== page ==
Suffering and Glory

“I consider that the sufferings of this present time are not worth comparing with the glory that is to be revealed to us.”1

St. Paul refers to the kind of suffering that we experience as a result of not quite achieving full happiness here on earth.  There are many self-help books, psychological studies, and scientific pursuits that claim to offer now, or to attain in the future, happiness.

Some object that Christianity does not offer happiness because those who belong to it do not seem completely happy.  In fact, the many sacrifices and burdens of authentic Christianity and its devotion to the cross seem to be in direct contradiction to happiness.

All throughout his letters, St. Paul speaks about the happiness and joy that is ours through the Holy Spirit that dwells in us already.  At the same time, he addresses the reality that we are still suffering.  That, indeed, our happiness feels incomplete.

St. Paul carefully notes that this in-completion is real because the Holy Spirit is a pledge, a promise, that God will fulfill his promises in the end of our journey here on earth and not in the present.  Christ himself exemplifies this journey.  Indeed, Christ himself accompanies us on our journey of suffering.  God the Father raised Him from the dead at the end of His painful journey on earth.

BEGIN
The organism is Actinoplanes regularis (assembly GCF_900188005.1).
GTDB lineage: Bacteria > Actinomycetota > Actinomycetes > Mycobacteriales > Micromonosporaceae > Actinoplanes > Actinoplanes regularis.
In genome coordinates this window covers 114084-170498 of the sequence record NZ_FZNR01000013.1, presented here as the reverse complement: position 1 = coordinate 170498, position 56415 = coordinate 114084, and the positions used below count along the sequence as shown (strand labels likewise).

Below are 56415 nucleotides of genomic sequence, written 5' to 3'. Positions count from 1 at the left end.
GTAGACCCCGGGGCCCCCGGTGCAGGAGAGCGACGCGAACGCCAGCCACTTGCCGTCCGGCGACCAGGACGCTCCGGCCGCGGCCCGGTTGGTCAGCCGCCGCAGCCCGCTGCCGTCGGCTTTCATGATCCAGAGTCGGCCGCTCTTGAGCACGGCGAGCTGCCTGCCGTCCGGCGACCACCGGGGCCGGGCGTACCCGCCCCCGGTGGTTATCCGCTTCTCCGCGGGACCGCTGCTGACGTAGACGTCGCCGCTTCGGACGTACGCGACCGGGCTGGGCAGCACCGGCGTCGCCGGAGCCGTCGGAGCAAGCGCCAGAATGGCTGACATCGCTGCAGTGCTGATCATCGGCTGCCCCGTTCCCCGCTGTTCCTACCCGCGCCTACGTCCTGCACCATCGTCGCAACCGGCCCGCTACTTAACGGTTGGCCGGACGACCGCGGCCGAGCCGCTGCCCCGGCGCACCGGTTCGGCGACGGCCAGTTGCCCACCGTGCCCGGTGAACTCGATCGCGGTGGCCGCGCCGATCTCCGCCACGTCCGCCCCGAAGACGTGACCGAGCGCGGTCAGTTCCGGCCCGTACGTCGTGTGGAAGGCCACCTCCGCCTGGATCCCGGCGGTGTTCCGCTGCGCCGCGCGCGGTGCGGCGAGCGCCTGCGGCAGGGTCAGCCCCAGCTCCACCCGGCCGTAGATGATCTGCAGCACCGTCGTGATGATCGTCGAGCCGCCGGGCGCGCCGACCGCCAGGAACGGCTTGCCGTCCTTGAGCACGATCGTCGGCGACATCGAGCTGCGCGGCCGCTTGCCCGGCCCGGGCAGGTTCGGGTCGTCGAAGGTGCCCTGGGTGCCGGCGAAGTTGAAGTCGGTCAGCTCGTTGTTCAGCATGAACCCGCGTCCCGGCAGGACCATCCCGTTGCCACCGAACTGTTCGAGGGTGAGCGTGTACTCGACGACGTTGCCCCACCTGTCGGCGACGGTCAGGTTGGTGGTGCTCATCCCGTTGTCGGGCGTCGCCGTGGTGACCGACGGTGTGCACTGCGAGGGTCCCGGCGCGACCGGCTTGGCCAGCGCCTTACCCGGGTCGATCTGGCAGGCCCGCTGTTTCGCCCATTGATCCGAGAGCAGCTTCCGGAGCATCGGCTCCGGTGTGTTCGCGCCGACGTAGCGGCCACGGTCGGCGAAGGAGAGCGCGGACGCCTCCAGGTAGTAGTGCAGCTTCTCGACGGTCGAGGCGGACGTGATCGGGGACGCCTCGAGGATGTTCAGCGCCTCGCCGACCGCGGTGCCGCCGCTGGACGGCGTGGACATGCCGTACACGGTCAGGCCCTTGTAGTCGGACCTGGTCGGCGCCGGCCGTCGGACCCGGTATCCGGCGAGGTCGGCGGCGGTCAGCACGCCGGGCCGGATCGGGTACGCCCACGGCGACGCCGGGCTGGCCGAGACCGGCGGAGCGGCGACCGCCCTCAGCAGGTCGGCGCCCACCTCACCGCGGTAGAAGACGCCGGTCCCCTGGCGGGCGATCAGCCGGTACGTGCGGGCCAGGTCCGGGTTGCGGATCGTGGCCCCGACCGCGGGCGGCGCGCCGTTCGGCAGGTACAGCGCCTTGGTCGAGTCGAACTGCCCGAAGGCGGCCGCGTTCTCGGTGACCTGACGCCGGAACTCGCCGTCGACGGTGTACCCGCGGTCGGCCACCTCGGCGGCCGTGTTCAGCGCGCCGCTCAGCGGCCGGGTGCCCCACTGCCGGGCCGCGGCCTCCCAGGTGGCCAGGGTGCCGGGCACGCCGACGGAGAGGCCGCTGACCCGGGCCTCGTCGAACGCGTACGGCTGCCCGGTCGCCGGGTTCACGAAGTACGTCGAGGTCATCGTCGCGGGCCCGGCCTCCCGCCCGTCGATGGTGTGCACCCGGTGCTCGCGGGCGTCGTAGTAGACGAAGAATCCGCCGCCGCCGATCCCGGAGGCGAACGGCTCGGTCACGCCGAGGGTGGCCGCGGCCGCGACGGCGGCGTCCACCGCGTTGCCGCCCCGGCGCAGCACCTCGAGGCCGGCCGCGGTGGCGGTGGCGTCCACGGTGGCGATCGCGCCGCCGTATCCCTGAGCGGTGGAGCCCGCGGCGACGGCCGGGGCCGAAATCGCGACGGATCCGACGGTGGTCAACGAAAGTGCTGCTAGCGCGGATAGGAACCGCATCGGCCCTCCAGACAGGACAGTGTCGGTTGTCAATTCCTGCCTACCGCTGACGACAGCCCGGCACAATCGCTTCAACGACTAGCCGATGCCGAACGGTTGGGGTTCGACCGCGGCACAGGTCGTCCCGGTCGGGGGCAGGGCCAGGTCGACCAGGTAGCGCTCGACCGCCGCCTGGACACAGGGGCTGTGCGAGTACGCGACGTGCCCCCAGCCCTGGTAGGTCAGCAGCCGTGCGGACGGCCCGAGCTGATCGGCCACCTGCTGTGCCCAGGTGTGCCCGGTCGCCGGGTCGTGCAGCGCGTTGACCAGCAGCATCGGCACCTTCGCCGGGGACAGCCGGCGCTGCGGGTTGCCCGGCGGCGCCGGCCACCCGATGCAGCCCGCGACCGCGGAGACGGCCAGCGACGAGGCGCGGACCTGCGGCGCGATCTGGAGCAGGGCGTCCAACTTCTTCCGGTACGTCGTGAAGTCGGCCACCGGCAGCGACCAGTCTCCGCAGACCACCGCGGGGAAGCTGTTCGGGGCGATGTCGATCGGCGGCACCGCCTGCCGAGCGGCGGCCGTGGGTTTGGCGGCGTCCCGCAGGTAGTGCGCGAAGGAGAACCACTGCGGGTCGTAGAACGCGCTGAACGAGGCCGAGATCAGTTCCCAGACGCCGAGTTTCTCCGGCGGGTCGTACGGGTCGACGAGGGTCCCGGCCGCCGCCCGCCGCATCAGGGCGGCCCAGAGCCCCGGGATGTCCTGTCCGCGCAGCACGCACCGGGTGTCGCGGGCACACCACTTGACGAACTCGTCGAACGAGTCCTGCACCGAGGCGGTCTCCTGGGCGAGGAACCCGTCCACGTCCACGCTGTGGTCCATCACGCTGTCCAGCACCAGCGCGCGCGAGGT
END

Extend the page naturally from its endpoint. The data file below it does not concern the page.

Christ promises the same for us.

As we experience a kind of lack here on earth, we can remember that promise.  We can reflect on the glory that awaits us.  We can celebrate how the lack of happiness on earth only pushes us into a hope of the future, rather than laboring for it now in futility.

In anticipation of All Saints Day, we give thanks to God for our suffering, the path to future glory.

  1. Catholic Biblical Association (Great Britain). (1994). The Holy Bible: Revised Standard Version, Catholic edition (Ro 8:18). New York: National Council of Churches of Christ in the USA.

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